My advice for students seeking to practice law would be to do as well as you can in your studies, as well as leaving time for extra curricular activities in order to enhance your CV. There are so many activities out there that students can get involved with, and because of the internet, it is very easy to find information about fellowships and internships.
What is your advice for those students wishing to enter academia?
Write as much as possible. I would tell to people pursuing their PhD or Master’s to try to do case comments and book reviews especially. A lot of law journals are desperate for book reviews.
Try to write as much as possible. And the other thing that is very important, especially now, is to have a very active presence online; so tweeting, blogging and having well developed profiles on things such as SSRN and academia.edu.
Do you enjoy being a professor?
Yes, I really do – I am very lucky to have a job that I really enjoy and am well suited to. I feel doubly lucky because I did not decide to become a professor until quite a bit later on.
What are the advantages and disadvantages of being a professor?
One of the greatest advantages, which is perhaps less prominent now, is having more free time than practising lawyers do, especially the time for reading books, writing and going to conferences which is amazing.
However, I think that job has changed over the years and that we have more demands now.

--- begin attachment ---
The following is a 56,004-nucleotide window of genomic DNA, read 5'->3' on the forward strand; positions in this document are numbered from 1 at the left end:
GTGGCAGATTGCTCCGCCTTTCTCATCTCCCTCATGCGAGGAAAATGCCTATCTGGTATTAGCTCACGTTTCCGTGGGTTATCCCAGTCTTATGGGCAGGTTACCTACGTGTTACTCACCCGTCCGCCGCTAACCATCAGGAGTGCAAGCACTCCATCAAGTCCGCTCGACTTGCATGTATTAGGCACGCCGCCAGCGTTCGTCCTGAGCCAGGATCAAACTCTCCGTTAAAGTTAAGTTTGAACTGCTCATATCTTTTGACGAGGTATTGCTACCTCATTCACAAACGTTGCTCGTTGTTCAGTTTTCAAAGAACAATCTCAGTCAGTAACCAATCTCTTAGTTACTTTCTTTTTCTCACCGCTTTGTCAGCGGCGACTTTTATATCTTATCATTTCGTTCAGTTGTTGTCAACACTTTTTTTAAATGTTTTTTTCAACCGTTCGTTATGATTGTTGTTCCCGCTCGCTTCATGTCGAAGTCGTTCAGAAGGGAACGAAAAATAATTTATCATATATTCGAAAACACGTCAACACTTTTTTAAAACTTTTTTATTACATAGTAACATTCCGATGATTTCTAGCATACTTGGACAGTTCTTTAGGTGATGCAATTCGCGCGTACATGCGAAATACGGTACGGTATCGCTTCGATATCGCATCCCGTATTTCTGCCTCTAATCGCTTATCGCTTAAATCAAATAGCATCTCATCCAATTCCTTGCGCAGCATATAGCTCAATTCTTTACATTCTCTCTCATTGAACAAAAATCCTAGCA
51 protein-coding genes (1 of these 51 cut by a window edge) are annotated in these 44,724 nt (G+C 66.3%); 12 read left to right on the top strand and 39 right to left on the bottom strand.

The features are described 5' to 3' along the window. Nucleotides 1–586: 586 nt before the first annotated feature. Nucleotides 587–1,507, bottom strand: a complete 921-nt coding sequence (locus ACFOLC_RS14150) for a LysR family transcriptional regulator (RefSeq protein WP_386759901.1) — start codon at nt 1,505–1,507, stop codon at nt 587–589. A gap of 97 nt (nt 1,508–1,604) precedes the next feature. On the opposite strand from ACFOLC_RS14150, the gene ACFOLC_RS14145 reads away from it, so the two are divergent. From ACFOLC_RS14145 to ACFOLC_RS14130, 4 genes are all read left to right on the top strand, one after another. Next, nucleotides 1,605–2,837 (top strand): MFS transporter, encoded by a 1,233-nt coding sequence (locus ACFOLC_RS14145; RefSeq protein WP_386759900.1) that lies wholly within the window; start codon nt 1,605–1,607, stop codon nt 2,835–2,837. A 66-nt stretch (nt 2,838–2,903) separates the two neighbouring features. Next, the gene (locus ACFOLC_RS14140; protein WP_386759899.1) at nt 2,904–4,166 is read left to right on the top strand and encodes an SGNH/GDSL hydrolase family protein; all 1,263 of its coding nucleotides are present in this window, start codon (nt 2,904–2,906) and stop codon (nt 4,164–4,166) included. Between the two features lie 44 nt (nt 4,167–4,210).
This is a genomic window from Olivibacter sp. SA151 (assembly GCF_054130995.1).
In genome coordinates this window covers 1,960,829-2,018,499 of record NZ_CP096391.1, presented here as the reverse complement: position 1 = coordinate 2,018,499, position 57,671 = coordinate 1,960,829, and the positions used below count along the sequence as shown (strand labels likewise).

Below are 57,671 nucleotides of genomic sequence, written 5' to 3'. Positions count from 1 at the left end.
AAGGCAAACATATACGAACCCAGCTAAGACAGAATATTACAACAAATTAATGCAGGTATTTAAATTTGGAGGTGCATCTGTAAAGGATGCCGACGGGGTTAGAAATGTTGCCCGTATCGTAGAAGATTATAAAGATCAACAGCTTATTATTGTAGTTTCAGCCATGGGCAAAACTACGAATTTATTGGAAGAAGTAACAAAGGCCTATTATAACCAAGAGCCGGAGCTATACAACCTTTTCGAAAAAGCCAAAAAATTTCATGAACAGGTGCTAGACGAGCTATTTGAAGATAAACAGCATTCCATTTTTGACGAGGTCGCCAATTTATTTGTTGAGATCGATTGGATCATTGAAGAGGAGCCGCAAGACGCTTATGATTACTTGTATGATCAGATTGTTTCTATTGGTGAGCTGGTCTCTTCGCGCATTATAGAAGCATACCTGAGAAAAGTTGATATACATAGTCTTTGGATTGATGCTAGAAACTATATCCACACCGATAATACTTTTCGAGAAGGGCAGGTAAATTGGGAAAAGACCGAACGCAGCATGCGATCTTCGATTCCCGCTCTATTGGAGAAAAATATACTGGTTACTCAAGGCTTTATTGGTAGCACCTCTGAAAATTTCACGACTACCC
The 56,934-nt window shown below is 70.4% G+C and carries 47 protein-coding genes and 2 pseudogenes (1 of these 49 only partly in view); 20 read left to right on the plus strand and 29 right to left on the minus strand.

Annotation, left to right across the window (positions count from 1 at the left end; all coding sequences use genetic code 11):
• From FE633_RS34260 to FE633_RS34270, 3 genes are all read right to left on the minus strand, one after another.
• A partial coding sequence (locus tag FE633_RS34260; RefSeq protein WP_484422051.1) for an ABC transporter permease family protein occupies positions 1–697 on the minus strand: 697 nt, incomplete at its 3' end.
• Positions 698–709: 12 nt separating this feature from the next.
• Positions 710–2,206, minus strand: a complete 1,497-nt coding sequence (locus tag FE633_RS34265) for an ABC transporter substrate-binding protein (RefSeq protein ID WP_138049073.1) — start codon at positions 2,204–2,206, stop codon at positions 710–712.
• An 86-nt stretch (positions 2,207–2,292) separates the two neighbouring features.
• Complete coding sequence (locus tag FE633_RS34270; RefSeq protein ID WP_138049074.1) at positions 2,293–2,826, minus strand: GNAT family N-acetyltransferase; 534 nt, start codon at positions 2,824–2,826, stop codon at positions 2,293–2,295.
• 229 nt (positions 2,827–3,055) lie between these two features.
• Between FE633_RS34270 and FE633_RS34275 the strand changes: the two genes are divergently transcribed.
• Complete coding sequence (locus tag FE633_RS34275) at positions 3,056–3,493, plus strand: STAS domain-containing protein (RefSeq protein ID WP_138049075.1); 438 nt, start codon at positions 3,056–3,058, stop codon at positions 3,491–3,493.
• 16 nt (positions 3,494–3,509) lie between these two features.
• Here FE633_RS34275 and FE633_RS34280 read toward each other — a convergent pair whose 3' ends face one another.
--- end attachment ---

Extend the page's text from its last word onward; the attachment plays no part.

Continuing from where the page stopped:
One of the drawbacks of this profession is that even though I do have more free time than practising lawyers I feel the sense that I am kind of always working, even on the weekends because I am always thinking about something I should write or that I should be reading. Maybe I do not get to enjoy my downtime as much as others. Academics really have to always be switched on.
Do you think there are opportunities for mature students to pursue a career in law and do you think there are any advantages of having life experience before beginning studies in law?
Yes, very much so and I have observed a number of mature students at City who have in fact gone into law and succeeded in it so I do not think that’s a problem. Law is very much a profession where mature students can excel. I think it is difficult to go through the conventional route of training contract and then first year associate because they are often designed for students coming from a particular stream, so that model maybe needs to be tweaked a little. But I think mature students can often have more insight to some areas than young people, and firms want that kind of insight.